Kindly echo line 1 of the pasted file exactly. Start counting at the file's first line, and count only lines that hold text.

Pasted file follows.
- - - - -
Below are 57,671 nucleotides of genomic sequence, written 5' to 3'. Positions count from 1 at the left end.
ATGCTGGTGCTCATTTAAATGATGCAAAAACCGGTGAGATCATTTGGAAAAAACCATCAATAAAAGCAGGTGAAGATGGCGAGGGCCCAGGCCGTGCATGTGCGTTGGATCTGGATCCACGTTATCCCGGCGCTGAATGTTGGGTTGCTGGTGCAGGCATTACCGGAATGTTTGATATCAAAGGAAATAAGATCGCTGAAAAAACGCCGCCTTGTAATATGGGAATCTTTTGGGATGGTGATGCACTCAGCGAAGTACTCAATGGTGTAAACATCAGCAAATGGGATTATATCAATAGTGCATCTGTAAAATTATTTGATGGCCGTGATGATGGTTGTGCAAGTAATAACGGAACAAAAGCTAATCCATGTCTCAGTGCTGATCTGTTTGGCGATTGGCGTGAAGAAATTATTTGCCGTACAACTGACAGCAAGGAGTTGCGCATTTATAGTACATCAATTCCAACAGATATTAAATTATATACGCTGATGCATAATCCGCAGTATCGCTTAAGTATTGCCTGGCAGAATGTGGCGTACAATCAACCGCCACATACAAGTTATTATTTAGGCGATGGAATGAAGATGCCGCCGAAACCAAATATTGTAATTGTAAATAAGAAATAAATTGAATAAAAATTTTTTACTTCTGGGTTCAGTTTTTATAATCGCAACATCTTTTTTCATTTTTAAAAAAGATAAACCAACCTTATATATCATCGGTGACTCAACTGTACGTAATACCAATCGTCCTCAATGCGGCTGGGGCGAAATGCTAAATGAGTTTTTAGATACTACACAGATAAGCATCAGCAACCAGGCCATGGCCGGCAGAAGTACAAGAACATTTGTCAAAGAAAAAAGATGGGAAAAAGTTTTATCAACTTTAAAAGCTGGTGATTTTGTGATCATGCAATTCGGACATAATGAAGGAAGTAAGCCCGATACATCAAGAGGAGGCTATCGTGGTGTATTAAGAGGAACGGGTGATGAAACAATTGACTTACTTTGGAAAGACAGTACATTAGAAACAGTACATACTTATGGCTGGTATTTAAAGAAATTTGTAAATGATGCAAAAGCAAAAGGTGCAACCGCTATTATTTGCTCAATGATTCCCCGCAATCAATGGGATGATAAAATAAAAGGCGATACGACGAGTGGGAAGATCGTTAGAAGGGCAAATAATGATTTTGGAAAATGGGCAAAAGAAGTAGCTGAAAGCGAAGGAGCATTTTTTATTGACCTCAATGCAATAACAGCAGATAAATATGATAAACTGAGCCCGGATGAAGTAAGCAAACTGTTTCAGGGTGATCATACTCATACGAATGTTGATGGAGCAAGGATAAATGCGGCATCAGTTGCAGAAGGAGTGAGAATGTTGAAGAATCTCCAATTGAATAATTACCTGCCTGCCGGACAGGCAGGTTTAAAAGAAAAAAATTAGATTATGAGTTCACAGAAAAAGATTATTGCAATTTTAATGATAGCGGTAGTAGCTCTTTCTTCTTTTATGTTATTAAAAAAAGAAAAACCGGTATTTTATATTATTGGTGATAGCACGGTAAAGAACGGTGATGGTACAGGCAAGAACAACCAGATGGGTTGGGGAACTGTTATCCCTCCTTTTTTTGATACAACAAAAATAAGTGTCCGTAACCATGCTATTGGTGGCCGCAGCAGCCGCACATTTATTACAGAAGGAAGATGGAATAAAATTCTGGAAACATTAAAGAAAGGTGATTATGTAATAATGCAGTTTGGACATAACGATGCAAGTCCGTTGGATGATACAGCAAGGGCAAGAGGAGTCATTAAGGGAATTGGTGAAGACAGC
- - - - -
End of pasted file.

Below are 57,671 nucleotides of genomic sequence, written 5' to 3'. Positions count from 1 at the left end.